While this was a popular song, it did not officially become the United States National anthem until March 3, 1931. During the interim, “Hail Columbia” and “My Country, ‘Tis of Thee” were the de facto anthems. “Hail, Columbia!” was composed by Philip Phile in 1789 for George Washington’s inauguration as “The President’s March” and rearranged to by Joseph Hopkinson later that year. This song is still played to honor and introduce the Vice President. The motto “In God we Trust” may have been adapted from the line “In God is our Trust” in the fourth stanza of Key’s poem. The motto was codified in 1956 by President Dwight D. Eisenhower and became the official motto for the United States. Before 1956, “E Pluribus Unum,” translated as “from many, one,” was the de facto motto and was approved by an Act of Congress in 1782 to be used on the national seal and coinage.
After the war, Key went back to his law practice. He argued in front of the Supreme Court multiple times, such as during Aaron Burr’s conspiracy trials in 1807, and gave legal counsel to President Andrew Jackson’s cabinet during the Petticoat Affair concerning Secretary of War John Eaten and his wife Peggy O’Neal. In addition, he prosecuted Richard Lawrence for his assassination attempt on President Jackson in 1833, and later Key served as the United States Attorney for the District of Columbia from 1833 to 1841.
During this time, slavery was a prominent legal issue. In 1816, Key helped found the American Colonization Society that promoted the emigration of African Americans from the United States to Africa. His family were slave owners and Key personally owned slaves until he freed them in 1830. As Attorney of DC, he prosecuted abolitionists and supported strict slave laws. Throughout his life he had varying, and contradictory, views on slavery, which mirrored the nation’s complex relationship with the institution leading toward the Civil War.
On January 11, 1843, Key died at the age of 63. While a prominent lawyer and figure in his own right, he also leaves behind the legacy as the writer of the United States National Anthem. Today, this anthem is synonymous with patriotism. With any symbol, it has been the means of veneration of the United States and protests for the country’s policies and procedures.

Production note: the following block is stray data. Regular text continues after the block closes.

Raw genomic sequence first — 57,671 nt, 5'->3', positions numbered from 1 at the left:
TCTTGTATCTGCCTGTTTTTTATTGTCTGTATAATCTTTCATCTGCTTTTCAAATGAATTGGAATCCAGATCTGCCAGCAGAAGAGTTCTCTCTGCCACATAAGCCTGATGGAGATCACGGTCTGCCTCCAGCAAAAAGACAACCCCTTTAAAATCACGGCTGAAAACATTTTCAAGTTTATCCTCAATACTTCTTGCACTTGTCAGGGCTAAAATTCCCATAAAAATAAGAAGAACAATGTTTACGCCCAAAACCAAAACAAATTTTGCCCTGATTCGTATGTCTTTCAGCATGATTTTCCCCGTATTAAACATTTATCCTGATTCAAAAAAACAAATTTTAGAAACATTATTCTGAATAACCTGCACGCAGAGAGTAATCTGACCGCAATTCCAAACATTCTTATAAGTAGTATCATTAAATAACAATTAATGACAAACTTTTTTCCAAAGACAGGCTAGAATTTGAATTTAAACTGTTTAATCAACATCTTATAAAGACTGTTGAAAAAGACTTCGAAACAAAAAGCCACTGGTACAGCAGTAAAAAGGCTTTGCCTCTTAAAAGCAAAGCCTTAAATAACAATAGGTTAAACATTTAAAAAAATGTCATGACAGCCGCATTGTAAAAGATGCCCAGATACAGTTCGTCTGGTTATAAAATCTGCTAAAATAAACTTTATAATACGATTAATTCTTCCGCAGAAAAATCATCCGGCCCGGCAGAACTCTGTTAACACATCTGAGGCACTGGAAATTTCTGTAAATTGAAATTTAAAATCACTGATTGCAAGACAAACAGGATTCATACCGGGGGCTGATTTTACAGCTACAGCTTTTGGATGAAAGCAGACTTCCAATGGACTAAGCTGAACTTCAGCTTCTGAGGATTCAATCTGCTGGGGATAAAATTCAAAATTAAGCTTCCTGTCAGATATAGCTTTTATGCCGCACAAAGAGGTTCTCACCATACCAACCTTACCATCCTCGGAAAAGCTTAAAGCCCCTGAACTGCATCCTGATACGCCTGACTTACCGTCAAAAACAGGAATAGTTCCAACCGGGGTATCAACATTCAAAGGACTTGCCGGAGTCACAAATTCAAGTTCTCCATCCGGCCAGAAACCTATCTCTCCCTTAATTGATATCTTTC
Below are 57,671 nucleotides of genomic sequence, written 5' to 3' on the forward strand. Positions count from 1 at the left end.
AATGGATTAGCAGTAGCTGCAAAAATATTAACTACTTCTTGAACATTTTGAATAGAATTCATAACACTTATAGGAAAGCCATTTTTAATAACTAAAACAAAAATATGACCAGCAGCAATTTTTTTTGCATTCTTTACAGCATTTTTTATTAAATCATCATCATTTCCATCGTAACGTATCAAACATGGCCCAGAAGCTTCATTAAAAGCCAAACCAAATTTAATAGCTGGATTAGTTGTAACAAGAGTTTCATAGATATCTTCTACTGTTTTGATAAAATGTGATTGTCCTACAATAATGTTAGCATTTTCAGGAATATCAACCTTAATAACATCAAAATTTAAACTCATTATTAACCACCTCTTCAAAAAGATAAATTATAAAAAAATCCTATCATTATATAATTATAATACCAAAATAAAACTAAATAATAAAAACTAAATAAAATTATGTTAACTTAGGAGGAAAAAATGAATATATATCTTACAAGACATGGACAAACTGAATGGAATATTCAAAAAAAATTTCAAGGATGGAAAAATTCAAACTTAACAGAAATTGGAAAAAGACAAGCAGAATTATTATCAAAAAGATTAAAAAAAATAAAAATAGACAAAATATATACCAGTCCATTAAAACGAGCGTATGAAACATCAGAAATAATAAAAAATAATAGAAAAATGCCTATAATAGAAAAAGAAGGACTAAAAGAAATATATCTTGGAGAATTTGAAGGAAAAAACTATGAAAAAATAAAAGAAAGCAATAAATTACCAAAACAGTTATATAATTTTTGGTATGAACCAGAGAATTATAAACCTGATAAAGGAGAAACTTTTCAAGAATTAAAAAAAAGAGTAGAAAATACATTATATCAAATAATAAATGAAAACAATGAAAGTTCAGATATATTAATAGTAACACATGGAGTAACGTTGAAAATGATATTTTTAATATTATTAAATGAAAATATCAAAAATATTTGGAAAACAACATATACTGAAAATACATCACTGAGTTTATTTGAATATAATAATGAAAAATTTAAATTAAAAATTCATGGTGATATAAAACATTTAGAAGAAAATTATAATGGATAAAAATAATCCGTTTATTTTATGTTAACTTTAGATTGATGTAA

The lyrics of “The Star-Spangled Banner” go as followed:
O say can you see, by the dawn’s early light,
What so proudly we hail’d at the twilight’s last gleaming,
Whose broad stripes and bright stars through the perilous fight
O’er the ramparts we watch’d were so gallantly streaming?
And the rocket’s red glare, the bombs bursting in air,
Gave proof through the night that our flag was still there,
O say does that star-spangled banner yet wave
O’er the land of the free and the home of the brave?
On the shore dimly seen through the mists of the deep
Where the foe’s haughty host in dread silence reposes,
What is that which the breeze, o’er the towering steep,
As it fitfully blows, half conceals, half discloses?
Now it catches the gleam of the morning’s first beam,
In full glory reflected now shines in the stream,
’Tis the star-spangled banner - O long may it wave
O’er the land of the free and the home of the brave!
And where is that band who so vauntingly swore,
That the havoc of war and the battle’s confusion
A home and a Country should leave us no more?
Their blood has wash’d out their foul footstep’s pollution.
No refuge could save the hireling and slave
From the terror of flight or the gloom of the grave,
And the star-spangled banner in triumph doth wave
O’er the land of the free and the home of the brave.
O thus be it ever when freemen shall stand
Between their lov’d home and the war’s desolation!
Blest with vict’ry and peace may the heav’n rescued land
Praise the power that hath made and preserv’d us a nation!
Then conquer we must, when our cause it is just,
And this be our motto - “In God is our trust,”
And the star-spangled banner in triumph shall wave
O’er the land of the free and the home of the brave.
We're launching interpretation of African American history at 7 key battlefields, located in 5 states, spanning 3 wars.